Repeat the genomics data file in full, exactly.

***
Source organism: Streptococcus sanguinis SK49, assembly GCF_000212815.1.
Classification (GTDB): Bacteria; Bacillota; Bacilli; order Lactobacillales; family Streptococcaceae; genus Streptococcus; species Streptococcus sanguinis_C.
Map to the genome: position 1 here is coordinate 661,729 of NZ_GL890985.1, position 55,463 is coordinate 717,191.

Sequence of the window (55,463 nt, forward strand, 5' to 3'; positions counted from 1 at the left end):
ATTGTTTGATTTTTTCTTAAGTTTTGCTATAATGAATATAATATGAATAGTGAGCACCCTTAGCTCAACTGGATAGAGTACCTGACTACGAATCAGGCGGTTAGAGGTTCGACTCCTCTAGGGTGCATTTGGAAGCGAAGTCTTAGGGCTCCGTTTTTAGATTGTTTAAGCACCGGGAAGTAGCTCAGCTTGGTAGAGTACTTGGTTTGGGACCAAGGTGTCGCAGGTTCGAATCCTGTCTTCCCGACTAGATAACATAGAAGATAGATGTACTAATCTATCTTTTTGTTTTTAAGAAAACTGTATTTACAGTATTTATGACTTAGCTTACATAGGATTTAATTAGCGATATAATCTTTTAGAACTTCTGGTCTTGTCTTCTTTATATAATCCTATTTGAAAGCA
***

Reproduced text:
Source organism: Streptococcus sanguinis SK49, assembly GCF_000212815.1.
Classification (GTDB): Bacteria; Bacillota; Bacilli; order Lactobacillales; family Streptococcaceae; genus Streptococcus; species Streptococcus sanguinis_C.
Map to the genome: position 1 here is coordinate 661,729 of NZ_GL890985.1, position 55,463 is coordinate 717,191.

Sequence of the window (55,463 nt, forward strand, 5' to 3'; positions counted from 1 at the left end):
ATTGTTTGATTTTTTCTTAAGTTTTGCTATAATGAATATAATATGAATAGTGAGCACCCTTAGCTCAACTGGATAGAGTACCTGACTACGAATCAGGCGGTTAGAGGTTCGACTCCTCTAGGGTGCATTTGGAAGCGAAGTCTTAGGGCTCCGTTTTTAGATTGTTTAAGCACCGGGAAGTAGCTCAGCTTGGTAGAGTACTTGGTTTGGGACCAAGGTGTCGCAGGTTCGAATCCTGTCTTCCCGACTAGATAACATAGAAGATAGATGTACTAATCTATCTTTTTGTTTTTAAGAAAACTGTATTTACAGTATTTATGACTTAGCTTACATAGGATTTAATTAGCGATATAATCTTTTAGAACTTCTGGTCTTGTCTTCTTTATATAATCCTATTTGAAAGCA